The Capital Area Humane Society is pleased to provide low-cost spay/neuter surgery services for our community. Surgeries are done by appointment only. Please call (517) 908-0756 to schedule an appointment.
Surgery Fees Male Female
Cats $30 $55
Dogs under 70 lbs. $80 $105
Dogs over 70 lbs. $105 $150
Surgery Consent Form
Download the Surgery Consent Form here. Please bring the completed form with you, when you drop your pet off for surgery.
5919 South Cedar Street
Lansing, MI 48911
Cats: 7:30 a.m.
Dogs: 8:00 a.m.
*Cats are required to come to our facility in a cat carrier. If you do not have a carrier, the clinic can provide one for you for an additional $5. Dogs are required to come to our facility on a leash.
Cats: 4:30 p.m.
Dogs: 3:00 p.m.
Other Services Available with a Spay/Neuter Appointment
Rabies Vaccination - $10
FVRCP Vaccination - $15
FeLV/FIV Testing - $25
Additional Pain Medication - $5
Rabies Vaccination: - $10
DHPP Vaccination - $15
Heartworm Testing - $25
Additional Pain Medication - $10
E-Collar - $10
Microchipping is available for cats and dogs for $25.
Is this a veterinary clinic?
No. The sole purpose of this clinic is to reduce pet overpopulation by making spay/neuter available to every pet owner. The clinic will not provide routine wellness care, treat sick or injured animals, nor perform any other type of surgery.
Who performs surgery at this type of clinic?
Only licensed veterinarians can perform spay or neuter surgeries. The clinic staff will consist of one Michigan licensed veterinarian, two licensed veterinary technicians, along with veterinary assistants and a clinic manager.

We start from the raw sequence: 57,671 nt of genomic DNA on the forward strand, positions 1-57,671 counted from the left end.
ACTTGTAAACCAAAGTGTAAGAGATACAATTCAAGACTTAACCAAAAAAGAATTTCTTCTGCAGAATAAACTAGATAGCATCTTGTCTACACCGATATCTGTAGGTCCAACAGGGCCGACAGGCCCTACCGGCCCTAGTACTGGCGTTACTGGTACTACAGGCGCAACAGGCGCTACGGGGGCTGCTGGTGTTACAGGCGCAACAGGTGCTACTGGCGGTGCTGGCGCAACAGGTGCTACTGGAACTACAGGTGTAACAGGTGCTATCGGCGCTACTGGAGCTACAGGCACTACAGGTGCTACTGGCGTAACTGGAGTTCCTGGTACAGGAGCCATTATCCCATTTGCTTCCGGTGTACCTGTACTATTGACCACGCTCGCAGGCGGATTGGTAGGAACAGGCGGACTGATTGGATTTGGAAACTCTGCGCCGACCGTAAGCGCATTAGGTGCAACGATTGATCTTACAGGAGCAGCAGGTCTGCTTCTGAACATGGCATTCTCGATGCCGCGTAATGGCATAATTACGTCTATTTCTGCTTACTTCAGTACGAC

Why is the cost less than traditional veterinary clinics?
Though the procedure is exactly the same, as a nonprofit entity, the Capital Area Humane Society is donor supported and is qualified for grant funding in support of this clinic. Also, the clinic is designed and specialized for spay/neuter procedures and thus maximized efficiency.
Why is spaying or neutering my pet important?
According to the Michigan Department of Agriculture, more than 220,000 animals end up in Michigan shelters each year. Unfortunately, less than half of these animals get adopted. Spaying and neutering prevents pet overpopulation and can also provide a better quality of life for your pet. It ensures that your pet will not have offspring that will meet an unimaginable fate.